Seething at my parents for some injustice, I was determined to escape this family, and live life on my own. At age 9, I was confident that I could create a better life on my own.
Grabbing my backpack from my closet, I shoved in the necessities: change of clothes, diary, toothbrush, towel. I had recently read The Hatchet, so I knew that I needed to be prepared for any survival emergency. I grabbed a bag of trail mix, a flashlight, scissors, and for good measure, my dad’s hammer.
It was mid-afternoon, and my family members all seemed to be preoccupied. I left the house without a goodbye, and started on my journey. I walked down the street, and found an empty lot with a tall tree. After swinging my backpack up onto a branch, I hoisted myself up. For the next few hours, I munched on trail mix while writing in my diary.
By now it was early evening, and I was starting to get cold. I had forgotten to bring a jacket. As I scrawled my angry thoughts onto the pages of my diary, my emotions began to settle and quiet. My thighs were starting to hurt from sitting in the tree for so long. My thoughts began to drift to wondering what my mom was fixing for dinner, which was sure to be more satisfying than trail mix.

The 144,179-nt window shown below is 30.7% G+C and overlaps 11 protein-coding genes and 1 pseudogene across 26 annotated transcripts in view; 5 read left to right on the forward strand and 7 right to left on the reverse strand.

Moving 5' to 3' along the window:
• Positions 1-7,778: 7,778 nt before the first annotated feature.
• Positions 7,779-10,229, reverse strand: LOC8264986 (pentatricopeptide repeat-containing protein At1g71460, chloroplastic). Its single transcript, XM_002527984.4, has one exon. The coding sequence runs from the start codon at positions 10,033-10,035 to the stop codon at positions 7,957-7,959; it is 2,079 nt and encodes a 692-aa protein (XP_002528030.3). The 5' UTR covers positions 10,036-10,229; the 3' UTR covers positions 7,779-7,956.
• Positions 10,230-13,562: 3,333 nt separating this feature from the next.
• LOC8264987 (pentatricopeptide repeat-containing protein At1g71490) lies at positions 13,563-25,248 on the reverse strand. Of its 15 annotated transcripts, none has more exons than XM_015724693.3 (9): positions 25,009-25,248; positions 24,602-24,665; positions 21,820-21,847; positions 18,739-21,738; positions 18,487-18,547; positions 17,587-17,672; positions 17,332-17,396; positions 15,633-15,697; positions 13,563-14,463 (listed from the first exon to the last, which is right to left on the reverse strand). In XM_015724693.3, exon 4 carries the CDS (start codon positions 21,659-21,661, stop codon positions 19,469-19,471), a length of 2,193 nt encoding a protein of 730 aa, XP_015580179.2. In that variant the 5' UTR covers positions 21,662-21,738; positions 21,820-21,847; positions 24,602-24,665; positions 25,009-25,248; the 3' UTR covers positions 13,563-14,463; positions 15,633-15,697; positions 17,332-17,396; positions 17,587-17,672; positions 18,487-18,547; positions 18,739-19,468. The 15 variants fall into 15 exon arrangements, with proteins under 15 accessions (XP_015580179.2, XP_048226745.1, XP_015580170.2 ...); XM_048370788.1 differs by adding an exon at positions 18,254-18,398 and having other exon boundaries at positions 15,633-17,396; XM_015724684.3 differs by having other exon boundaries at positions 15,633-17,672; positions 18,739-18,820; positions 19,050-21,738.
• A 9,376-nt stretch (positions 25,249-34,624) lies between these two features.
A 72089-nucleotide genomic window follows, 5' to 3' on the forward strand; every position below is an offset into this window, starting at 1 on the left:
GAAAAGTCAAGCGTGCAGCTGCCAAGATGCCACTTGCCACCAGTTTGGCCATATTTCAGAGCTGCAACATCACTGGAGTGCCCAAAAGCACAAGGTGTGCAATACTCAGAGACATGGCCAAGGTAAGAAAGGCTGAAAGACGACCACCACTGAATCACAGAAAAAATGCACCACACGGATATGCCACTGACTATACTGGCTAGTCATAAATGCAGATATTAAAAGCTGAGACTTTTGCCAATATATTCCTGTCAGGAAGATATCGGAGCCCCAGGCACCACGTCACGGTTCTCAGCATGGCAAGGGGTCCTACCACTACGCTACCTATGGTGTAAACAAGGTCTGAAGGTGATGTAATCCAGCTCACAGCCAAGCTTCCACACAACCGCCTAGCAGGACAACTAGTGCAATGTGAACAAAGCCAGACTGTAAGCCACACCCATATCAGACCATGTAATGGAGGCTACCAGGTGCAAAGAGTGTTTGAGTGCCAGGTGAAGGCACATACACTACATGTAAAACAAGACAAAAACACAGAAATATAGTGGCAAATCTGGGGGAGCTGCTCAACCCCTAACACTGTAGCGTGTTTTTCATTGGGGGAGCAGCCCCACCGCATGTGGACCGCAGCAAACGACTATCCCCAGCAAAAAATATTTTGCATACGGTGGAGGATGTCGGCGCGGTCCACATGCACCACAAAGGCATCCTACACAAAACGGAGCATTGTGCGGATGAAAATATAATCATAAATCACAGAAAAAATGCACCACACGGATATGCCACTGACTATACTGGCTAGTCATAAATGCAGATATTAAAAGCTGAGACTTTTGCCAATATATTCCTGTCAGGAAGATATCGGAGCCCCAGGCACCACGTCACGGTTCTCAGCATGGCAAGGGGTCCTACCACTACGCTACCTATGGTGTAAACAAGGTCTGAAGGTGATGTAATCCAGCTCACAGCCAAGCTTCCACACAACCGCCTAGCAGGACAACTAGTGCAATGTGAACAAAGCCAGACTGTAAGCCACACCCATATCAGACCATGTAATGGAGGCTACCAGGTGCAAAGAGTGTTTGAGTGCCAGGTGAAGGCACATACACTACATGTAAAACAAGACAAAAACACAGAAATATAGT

As the sun started to disappear behind the hill, I resolved to return home. The comfort of a warm bath and my own bed sounded far better than sleeping in an uncomfortable tree all night. When I came through the door, I expected my family to be relieved at my return. Instead, I found my brothers playing video games, and my parents talking with each other in the kitchen. Everyone was carrying on with life as usual, completely unaware that I had even left the house.
“Oh well,” I thought to myself. I flopped onto the couch next to my brothers, and decided to leave my runaway plan for another day.